The Center for Innovation in Neuroscience and Technology (CINT) at Washington University

CINT Invention Sessions
Year 3: Semesters 5 and 6

The Center for Innovation in Neuroscience and Technology (CINT) at Washington University creates a collaborative environment to develop novel neuro-medical technologies; educates staff and students in the areas of idea generation, valuation, development and application; and creates a connection between academia and industry. 

One of its primary activities is holding monthly Invention sessions with different groups of Engineers and Physicians during the academic year.  Each inventions session has a theme (spine, vascular, functional neurosurgery, etc.) and the appropriate physicians and engineers that have interest/expertise in that area get together for ~ 2 hour brainstorming session. 

It begins with the engineers presenting the latest new technology they have come across and then the physicians discuss their most pressing issues and neurological problems.  Inevitably the physicians come up with problems that could be addressed by the new technology and the engineers suggest solutions to the physicians’ issues.  The back and forth between a group of 6-8 faculty is ideal for ideation. 

We are expanding these Invention Sessions by inviting individual TNNT trainees to the various Invention Sessions.  The TNNT trainee is treated as an equal – just another WashU employee in the room that will share equally in intellectual property with the other faculty.  Although the real benefit for the trainee is the interaction with physicians and industry personnel during the ideation process which supports their professional development and is an added benefit over normal training.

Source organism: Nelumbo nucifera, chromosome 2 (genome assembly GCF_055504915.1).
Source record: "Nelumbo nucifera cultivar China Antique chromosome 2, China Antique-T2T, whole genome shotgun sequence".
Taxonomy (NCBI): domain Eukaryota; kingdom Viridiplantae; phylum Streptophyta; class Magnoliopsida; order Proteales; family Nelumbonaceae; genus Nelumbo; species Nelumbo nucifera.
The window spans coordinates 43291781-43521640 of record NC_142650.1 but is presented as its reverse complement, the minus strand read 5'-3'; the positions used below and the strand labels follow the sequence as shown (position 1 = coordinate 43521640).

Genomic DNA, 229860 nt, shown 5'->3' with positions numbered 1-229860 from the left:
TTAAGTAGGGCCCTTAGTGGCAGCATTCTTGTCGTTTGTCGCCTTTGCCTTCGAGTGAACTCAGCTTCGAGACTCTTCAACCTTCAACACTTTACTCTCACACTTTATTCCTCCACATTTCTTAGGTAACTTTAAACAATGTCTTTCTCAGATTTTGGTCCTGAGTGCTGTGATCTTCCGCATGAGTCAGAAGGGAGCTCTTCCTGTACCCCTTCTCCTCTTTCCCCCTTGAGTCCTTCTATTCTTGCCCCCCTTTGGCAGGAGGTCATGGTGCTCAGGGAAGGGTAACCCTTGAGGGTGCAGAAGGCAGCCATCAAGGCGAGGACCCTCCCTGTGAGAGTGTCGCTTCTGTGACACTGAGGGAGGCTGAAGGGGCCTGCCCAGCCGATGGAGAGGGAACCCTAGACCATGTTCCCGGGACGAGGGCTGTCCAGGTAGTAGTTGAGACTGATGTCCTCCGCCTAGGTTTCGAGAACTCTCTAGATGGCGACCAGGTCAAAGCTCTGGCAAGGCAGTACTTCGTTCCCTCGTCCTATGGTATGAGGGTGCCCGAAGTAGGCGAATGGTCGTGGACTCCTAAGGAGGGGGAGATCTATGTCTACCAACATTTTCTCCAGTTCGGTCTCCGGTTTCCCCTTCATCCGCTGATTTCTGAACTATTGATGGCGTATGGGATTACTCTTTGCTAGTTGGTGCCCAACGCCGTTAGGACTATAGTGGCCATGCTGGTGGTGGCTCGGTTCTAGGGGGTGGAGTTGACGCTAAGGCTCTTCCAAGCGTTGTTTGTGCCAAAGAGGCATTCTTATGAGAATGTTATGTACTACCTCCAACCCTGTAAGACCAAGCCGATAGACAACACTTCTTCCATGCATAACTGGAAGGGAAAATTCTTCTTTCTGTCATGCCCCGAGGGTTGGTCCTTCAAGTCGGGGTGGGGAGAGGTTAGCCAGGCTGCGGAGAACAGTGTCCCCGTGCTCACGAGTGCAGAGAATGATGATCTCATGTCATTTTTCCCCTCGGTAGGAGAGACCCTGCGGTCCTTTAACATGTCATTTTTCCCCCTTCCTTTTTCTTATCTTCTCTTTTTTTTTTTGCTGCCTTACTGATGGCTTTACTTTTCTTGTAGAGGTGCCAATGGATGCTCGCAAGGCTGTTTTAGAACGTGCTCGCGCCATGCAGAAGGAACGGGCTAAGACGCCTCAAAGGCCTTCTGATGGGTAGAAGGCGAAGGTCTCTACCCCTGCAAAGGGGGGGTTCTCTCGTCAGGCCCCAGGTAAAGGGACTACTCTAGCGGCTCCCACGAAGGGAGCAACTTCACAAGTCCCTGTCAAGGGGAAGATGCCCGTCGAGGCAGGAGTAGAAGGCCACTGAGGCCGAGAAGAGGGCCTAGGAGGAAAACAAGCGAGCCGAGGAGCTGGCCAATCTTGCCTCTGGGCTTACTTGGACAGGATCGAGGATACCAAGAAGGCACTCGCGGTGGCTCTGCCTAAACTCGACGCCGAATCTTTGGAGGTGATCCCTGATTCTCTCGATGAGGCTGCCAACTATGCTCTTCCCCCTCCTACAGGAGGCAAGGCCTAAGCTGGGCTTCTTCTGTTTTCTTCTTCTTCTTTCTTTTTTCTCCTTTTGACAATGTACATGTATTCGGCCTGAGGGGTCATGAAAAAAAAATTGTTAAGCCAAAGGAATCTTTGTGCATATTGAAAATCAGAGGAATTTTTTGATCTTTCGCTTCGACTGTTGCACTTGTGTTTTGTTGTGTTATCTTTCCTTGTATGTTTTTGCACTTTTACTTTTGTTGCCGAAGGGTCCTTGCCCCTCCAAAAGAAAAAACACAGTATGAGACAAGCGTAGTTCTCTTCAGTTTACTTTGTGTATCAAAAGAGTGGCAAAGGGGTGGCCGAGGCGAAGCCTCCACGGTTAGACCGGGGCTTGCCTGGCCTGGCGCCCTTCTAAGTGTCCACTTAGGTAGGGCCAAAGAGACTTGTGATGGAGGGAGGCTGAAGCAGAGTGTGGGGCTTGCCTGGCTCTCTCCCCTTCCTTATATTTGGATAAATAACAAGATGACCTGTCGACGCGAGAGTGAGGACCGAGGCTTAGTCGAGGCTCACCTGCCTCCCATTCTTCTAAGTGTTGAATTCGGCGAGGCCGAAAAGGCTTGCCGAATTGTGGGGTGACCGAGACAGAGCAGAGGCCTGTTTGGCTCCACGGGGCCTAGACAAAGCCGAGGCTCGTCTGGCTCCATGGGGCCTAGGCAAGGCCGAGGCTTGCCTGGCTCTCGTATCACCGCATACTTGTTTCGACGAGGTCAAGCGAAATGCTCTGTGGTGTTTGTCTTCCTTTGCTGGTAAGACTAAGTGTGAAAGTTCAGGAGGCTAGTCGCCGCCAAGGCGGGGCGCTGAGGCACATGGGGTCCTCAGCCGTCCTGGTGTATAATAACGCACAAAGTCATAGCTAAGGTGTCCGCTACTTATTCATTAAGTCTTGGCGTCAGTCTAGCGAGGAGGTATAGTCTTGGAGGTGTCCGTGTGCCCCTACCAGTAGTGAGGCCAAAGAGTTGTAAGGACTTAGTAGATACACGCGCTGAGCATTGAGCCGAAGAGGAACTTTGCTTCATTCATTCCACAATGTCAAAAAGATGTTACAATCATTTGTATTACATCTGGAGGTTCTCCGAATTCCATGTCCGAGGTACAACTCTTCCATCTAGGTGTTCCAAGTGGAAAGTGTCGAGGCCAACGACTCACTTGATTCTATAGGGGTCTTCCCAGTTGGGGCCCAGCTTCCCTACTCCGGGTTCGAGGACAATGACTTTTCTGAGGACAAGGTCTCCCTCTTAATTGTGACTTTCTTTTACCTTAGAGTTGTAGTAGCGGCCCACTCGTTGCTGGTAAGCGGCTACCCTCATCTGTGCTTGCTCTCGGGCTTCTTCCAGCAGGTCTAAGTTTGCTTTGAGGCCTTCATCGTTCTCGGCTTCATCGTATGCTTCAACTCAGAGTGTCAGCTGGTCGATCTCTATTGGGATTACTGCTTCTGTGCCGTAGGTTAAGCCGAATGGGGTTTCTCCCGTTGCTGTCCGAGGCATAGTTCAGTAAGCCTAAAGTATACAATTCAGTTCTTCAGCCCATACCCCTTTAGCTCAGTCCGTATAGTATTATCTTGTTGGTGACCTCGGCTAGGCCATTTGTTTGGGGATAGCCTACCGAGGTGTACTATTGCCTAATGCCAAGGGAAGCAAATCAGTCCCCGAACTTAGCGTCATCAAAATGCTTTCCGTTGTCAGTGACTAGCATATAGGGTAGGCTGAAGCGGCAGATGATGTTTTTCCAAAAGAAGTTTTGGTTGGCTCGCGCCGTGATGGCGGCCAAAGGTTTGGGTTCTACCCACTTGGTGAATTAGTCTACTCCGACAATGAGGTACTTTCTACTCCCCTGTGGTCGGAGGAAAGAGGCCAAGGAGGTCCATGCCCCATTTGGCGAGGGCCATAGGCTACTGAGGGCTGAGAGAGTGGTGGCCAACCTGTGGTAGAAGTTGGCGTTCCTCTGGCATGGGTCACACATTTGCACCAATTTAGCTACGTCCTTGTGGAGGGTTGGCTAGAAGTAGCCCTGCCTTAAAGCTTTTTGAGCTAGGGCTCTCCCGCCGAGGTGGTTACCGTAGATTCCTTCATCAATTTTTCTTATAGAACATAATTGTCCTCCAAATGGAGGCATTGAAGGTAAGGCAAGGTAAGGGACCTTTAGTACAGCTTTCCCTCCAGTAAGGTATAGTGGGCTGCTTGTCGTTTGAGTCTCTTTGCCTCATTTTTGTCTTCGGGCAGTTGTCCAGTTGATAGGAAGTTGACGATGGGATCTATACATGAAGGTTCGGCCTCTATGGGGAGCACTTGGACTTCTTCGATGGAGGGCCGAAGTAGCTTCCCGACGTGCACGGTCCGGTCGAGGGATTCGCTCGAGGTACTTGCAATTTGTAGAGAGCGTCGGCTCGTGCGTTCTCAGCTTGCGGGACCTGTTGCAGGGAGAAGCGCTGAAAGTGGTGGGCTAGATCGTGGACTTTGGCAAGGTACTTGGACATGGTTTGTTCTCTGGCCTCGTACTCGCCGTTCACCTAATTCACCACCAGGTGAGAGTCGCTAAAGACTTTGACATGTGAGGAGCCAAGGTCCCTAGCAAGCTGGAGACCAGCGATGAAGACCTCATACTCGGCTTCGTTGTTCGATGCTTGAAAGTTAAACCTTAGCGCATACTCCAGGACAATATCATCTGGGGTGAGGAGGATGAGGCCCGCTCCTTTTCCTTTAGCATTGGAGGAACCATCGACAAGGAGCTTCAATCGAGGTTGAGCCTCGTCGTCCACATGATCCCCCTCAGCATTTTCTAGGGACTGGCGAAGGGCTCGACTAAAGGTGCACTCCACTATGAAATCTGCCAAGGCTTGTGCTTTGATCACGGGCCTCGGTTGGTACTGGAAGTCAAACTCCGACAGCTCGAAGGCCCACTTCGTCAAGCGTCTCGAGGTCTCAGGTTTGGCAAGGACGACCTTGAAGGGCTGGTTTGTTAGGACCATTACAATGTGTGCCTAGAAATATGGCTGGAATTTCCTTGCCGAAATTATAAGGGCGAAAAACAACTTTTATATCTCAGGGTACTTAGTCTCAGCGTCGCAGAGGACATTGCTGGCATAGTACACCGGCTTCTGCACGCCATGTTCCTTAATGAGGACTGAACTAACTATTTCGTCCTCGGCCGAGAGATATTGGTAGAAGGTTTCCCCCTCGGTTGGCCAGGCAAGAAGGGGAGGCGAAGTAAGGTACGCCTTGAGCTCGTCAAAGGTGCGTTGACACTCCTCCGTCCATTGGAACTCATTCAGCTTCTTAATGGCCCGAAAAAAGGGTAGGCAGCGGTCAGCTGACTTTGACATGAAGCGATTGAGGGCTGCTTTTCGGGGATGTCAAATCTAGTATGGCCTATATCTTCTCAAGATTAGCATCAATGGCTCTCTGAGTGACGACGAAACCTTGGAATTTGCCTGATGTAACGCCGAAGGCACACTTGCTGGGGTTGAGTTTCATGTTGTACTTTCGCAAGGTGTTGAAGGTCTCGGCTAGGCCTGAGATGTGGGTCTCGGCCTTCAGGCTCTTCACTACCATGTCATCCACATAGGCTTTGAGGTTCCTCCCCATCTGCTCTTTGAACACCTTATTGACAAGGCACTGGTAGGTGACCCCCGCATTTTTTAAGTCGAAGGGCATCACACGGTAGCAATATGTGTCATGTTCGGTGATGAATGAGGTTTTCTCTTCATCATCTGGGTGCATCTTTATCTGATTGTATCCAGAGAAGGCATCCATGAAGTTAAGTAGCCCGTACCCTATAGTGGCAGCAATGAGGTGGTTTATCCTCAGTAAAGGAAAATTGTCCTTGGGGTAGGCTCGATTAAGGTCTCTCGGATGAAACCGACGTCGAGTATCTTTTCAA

CINT Summer Innovation Fellowship
Year 3: Summer 3

A core component of the technical output of the CINT involves the Innovation Fellowship.  The fellowship is a unique team-oriented effort that involves both faculty and trainees from the departments of neurosurgery and engineering.  It serves the dual role of creating real world prototypes that can validate the feasibility of a concept, and also provides an experience of intense cross disciplinary interaction that can educate all the participants on the necessary ingredients required for successful ideation and technical translation. 

 An “Innovation Fellowship Team” consists of a neurosurgical faculty, an engineering faculty, a neurosurgical resident, a TNNT trainee and three undergraduate engineering students.  Also, an engineer from the industry sponsor is sometimes included. The team then turns that concept into a working prototype. This involves three milestone steps.

  • The first stage involves establishing the clinical and medical specifications for the device. 
  • The second stage involves creating the engineering design and draft of the device.
  • The third stage involves creation of a working physical prototype. 

A neurosurgical faculty and an engineering faculty oversee each stage.  This is a very intense process spanning the spring and summer.  

Engineering students and neurosurgery residents work together closely to effectively design and implement a prototype that will work and meets the specifications of the faculty. The fellowship output is then presented to the industry sponsor (e.g. Stryker Corp). 

The TNNT graduate student will interact with the students in a similar fashion to the Neurosurgery Resident.  They will be the first line of help to the three undergraduate students working on the project.  They will spend typically 4-6 hours a week interacting with the team and helping them with their design. 

The two faculty mentors typically spend an average of an hour per week advising and helping the team.  The value for the CINT trainee is interaction with clinical residents and practice mentoring a team of undergraduate engineers in a design project.